European shares were set to track Asian peers lower, with spreadbetters predicting major European markets to open down as much as 0.4%. But US stock futures were up 0.4%.
Investors worry that the weekend deal could further aggravate Spain’s rising public debt, even as attention turns to problems in Italy and a June 17 election in Greece that could determine the fate of the common currency bloc.
MSCI’s broadest index of Asia-Pacific shares outside Japan eased 0.7%, after posting its biggest daily gain in almost five months in the previous session.
Japan’s Nikkei average slipped 1.3%, after Wall Street fell sharply in a late sell-off.
Australia bucked the trend and gained 0.2%, pulled higher by a jump in Qantas after the airline
took steps to defend itself against a possible hostile takeover.
“The recapitalisation (efforts) for Spanish banks were crucial in that, without it, the probability of a disorderly default was much, much higher and the ramifications for banks much greater,” said Pranay Gupta, Swiss private bank Lombard Odier’s chief investment officer for Asia.
“But all it did was put a bandage on the wound. It did not heal the wound,” he said.
“Optimism disappears when reality bites. The focus is turning from one country to another,” he said, adding that in a month’s time, Italy may be in the headlines just as Spain had been.
The euro, which hit its highest since May 23 of US$1.26694 yesterday, last stood at US$1.2496.
Oil extended losses after tumbling 3% yesterday, with US July crude slipping to this year’s low of US$81.07 before paring some losses to stand down 0.7% at US$82.13 a barrel.
Brent crude fell 1.4% at US$96.62, also near the year low of US$95.63, before recouping some losses to stand down off 0.3% at US$97.70.
“We will see this kind of volatility because of the uncertainty over Greek elections, lack of clarity on the length and breath of the Spanish bank bailout,” said Ben Le Brun, a Sydney-based markets analyst at OptionsXpress. “I am not surprised to see the pull back in oil prices.”
Lacking details spooks
European officials agreed on Saturday to lend Spain up to 100 billion euros (US$125 billion), a move which should have made Spanish bank debt look less risky. But investors soon began to worry about details such as how the deal would be structured and whether it would come with conditions.
Investors also worried that if the euro zone’s future permanent bailout fund, the European Stability Mechanism, is used for the rescue, they will be subordinate to official creditors and face losses in any debt restructuring. Risks of further credit rating cuts would keep borrowing costs elevated.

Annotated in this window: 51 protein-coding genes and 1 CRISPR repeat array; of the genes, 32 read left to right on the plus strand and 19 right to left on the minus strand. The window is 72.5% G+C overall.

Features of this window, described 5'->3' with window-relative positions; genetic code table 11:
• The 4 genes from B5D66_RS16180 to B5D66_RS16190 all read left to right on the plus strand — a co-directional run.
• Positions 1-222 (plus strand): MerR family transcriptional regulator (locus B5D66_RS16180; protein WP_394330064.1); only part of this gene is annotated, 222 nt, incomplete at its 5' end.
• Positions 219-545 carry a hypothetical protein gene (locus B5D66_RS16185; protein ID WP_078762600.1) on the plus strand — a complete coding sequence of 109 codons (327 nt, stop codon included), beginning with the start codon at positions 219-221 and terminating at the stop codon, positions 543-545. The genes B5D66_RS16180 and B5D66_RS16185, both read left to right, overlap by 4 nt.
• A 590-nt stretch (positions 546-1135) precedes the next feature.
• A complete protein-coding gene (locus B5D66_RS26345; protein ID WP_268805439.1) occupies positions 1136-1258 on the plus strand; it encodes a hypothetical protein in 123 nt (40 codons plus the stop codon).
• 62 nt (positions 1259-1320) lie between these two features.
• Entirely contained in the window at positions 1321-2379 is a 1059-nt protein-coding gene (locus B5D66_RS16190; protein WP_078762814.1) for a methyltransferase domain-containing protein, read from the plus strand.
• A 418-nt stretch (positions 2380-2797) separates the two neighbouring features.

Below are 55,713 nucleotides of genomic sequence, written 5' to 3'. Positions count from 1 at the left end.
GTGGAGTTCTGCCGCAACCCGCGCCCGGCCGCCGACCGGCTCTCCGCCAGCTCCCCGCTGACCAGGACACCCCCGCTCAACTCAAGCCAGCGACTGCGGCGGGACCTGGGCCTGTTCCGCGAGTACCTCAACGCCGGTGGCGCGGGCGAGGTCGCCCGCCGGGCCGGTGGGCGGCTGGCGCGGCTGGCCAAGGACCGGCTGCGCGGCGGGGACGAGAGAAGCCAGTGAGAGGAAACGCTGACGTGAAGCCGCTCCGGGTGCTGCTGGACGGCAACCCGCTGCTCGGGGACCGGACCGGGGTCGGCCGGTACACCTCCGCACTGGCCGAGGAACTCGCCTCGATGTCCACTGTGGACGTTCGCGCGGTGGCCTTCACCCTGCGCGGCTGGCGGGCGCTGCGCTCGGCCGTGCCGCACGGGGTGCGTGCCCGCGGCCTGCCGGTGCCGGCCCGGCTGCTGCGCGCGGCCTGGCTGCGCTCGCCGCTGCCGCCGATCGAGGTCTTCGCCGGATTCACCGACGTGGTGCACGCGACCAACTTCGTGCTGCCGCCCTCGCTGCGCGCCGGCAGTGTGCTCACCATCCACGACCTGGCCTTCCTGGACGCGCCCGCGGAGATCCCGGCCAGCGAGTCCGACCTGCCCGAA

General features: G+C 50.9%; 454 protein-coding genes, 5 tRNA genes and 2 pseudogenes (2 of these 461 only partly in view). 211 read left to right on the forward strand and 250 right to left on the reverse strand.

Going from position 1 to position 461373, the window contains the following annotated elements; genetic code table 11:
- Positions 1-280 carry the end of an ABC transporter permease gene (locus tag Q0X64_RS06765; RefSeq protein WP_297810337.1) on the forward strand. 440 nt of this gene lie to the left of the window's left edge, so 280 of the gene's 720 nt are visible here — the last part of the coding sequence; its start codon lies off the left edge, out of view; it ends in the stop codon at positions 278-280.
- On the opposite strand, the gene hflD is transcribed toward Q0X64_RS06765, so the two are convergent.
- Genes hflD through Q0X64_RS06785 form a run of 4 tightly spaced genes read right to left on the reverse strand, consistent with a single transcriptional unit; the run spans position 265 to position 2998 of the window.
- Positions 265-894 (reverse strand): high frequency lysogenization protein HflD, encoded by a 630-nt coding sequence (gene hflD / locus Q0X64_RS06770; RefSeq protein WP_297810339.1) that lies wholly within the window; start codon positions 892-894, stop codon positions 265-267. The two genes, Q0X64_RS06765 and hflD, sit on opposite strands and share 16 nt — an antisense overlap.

“The ‘risk-on’ trade is over as investors look to the Greek elections and Italy,” said Jeff Sica, president of SICA Wealth Management, which manages more than US$1 billion in client assets,
real estate and private equity holdings.
“This weekend’s bailout news does not imply a serious willingness on the part of Europe to tackle its financial crisis but instead implies an act of desperation to delay the inevitable which is the failure of Spanish banks,” he said.
He added that while further economic stimulus could offer potential upside for global equities markets, it would only set the markets up for a greater fall in the future as such stimulus measures could not accomplish much in the long term.
The rescue for Spain’s banks follows bailouts for Greece, Ireland and Portugal since 2010, and comes a week before a crucial election in Greece that could determine whether Athens will stay with the euro bloc.
Cyprus, which is deeply exposed to Greece, strongly hinted yesterday that it may apply for an international bailout before the end of this month, both for its banks and for the state.
One of the gauges for investor confidence will be a debt auction on Thursday by Italy, which said yesterday it would offer up to 4.5 billion euros of fixed-rate bonds (BTPs) at its regular mid-month auction on June 14.
Renewed market concerns about the government’s ability to finance its rising public debts pushed Spanish 10-year bond yields up 25 basis points yesterday to 6.5%, on course for their worst day since early April.